Read Waiting for the Dark, Waiting for the Light by Ivan Klíma Free Online
Book Title: Waiting for the Dark, Waiting for the Light|
The author of the book: Ivan Klíma
Edition: Grove Press
Date of issue: December 1st 2007
ISBN: No data
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Format files: PDF
The size of the: 963 KB
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Reader ratings: 3.2
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Ivan Klima was in the United States when Russian tanks entered Prague in 1968 but, against the advice of friends, he returned home. He became a dissident, writing books (never published) that were invariably inspired by Czechoslovakia's repressive regime. But what happens to a rebel artist when there is nothing left to rebel against? This question informs Klima's powerful novel, "Waiting for the Dark, Waiting for the Light," which describes life before, during, and after the Velvet Revolution of 1989. It is the story of Pavel, a middle-aged television cameraman working uneasily within the boundaries set by the regime, who dreams of one day making a film—a searing portrait of his times—that the authorities will never allow. But after the collapse of communism, Pavel finds he is unprepared for this new world of unlimited freedoms. He never quite gets around to making that film; his time is taken up instead with lucrative small jobs—a TV spot, a commercial, a porn film. This is a masterful novel that focuses on the most pressing issue confronting the individual in the former Soviet bloc countries today: how to live one's life when one is truly free.
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Read information about the authorIvan Klíma (born 14 September 1931, Prague, born as Ivan Kauders) is a Czech novelist and playwright. He has received the Magnesia Litera Award and the Franz Kafka Prize, among other honors.
Klíma's early childhood in Prague was happy and uneventful, but this all changed with the German invasion of Czechoslovakia in 1938, after the Munich Agreement. He had been unaware that both his parents had Jewish ancestry; neither were observant Jews, but this was immaterial to the Germans.
In November 1941, first his father Vilém Klíma, and then in December, he and his mother and brother were ordered to leave for the concentration camp at Theriesenstadt (Terezín), where he was to remain until liberation by the Russian Liberation Army in May, 1945. Both he and his parents survived incarceration—a miracle at that time—Terezín was a holding camp for Jews from central and southern Europe, and was regularly cleared of its overcrowded population by transports to "the East", death camps such as Auschwitz.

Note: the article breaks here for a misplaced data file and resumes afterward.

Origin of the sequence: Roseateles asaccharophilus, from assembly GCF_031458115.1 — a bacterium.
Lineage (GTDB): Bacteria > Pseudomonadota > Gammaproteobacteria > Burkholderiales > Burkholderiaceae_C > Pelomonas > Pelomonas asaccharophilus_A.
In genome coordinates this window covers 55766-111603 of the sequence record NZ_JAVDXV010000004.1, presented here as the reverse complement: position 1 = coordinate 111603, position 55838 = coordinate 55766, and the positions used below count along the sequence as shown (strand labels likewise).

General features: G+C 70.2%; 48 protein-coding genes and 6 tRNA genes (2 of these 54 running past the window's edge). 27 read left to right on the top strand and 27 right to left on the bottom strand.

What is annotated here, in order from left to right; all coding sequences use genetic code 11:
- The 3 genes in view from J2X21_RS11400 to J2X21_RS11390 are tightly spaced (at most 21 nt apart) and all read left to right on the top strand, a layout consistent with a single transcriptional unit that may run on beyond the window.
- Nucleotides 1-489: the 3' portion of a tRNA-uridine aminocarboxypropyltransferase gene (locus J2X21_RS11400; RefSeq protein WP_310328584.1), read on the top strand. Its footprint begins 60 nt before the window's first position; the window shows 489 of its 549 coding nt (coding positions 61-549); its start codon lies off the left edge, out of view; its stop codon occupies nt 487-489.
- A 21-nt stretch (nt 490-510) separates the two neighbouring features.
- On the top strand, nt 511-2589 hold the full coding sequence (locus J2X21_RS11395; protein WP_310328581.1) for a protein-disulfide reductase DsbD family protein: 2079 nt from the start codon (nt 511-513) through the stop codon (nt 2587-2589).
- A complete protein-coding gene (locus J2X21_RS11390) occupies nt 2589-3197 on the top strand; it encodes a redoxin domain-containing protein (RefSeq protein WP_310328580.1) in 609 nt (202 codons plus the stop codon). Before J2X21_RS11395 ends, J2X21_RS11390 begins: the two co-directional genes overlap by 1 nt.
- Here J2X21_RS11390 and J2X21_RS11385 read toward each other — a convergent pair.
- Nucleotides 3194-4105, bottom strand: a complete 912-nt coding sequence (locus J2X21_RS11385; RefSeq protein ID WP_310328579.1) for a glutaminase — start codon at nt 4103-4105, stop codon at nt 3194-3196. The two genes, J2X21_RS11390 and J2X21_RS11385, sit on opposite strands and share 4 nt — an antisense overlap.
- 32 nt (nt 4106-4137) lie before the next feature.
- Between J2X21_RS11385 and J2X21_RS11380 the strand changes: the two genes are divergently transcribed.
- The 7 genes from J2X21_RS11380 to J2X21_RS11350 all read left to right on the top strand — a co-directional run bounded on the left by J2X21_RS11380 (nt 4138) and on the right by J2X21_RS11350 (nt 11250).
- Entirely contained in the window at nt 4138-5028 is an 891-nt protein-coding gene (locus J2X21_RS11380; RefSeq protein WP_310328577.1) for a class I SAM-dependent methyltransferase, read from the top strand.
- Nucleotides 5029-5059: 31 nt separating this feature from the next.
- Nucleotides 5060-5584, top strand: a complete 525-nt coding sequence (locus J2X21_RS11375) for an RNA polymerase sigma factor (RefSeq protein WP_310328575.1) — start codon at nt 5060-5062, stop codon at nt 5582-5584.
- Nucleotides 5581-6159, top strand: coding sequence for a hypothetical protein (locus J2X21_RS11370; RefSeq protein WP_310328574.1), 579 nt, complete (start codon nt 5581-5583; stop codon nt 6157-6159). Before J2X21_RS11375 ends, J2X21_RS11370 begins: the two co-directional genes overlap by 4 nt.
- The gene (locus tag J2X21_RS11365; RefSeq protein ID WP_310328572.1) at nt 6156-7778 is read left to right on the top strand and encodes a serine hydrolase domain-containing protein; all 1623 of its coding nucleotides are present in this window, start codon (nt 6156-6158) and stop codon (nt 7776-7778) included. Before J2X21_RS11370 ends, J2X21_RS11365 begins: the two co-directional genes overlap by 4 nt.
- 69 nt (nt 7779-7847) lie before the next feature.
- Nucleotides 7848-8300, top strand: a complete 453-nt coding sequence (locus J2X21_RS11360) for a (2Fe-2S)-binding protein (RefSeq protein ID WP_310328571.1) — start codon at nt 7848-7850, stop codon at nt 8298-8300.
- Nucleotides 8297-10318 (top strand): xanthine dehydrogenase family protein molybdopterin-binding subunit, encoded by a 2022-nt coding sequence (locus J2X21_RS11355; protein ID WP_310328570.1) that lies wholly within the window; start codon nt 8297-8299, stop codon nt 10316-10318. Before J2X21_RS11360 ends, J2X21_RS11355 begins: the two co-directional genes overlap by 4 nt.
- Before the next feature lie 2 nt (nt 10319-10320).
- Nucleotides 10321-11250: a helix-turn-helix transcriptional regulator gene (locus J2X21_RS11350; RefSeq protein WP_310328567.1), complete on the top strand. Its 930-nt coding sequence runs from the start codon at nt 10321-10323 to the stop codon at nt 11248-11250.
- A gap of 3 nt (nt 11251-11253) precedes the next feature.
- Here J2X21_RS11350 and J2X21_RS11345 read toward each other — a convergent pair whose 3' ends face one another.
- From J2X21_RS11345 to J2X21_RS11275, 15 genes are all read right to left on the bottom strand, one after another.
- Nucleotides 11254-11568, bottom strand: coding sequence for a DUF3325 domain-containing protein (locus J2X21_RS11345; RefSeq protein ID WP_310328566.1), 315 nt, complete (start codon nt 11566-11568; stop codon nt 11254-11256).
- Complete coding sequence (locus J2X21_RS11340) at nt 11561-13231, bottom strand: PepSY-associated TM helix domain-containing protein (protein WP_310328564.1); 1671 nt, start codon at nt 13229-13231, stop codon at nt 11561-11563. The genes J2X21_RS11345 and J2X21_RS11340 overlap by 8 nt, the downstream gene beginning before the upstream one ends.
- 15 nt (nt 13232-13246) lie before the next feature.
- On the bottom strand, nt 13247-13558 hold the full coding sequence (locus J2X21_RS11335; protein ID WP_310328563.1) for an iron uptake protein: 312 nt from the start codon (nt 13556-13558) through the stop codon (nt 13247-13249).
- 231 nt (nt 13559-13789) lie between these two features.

Klíma has written graphically of this period in articles in the UK literary magazine, Granta, particularly A Childhood in Terezin. It was while living in these extreme conditions that he says he first experienced “the liberating power that writing can give”, after reading a school essay to his class. He was also in the midst of a story-telling community, pressed together under remarkable circumstances where death was ever-present. Children were quartered with their mothers, where he was exposed to a rich verbal culture of song and anecdote.
This remarkable and unusual background was not the end of the Klíma's introduction to the great historical forces that shaped mid-century Europe. With liberation came the rise of the Czech Communist regime, and the replacement of Nazi tyranny with proxy Soviet control of the inter-war Czech democratic experiment. Klima became a member of the Communist Party of Czechoslovakia. Later, his childhood hopes of fairy tale triumphs of good over evil became an adult awareness that it was often “not the forces of good and evil that do battle with each other, but merely two different evils, in competition for the control of the world”.
The early show trials and murders of those who opposed the new regime had already begun, and Klíma's father was again imprisoned, this time by his own countrymen. It is this dark background that is the crucible out of which Klíma's written material was shaped: the knowledge of the depths of human cruelty, along with a private need for personal integrity, the struggle of the individual to keep whatever personal values the totalitarian regimes he lived under were attempting to obliterate.
For his writing abilities, Ivan Klíma was awarded Franz Kafka Prize in 2002 as a second recipient. His two-volume memoir Moje šílené století ("My Crazy Century") won the Czech literary prize, the Magnesia Litera, in the non-fiction category in 2010.
Biography from http://en.wikipedia.org/wiki/Ivan_Kl%...
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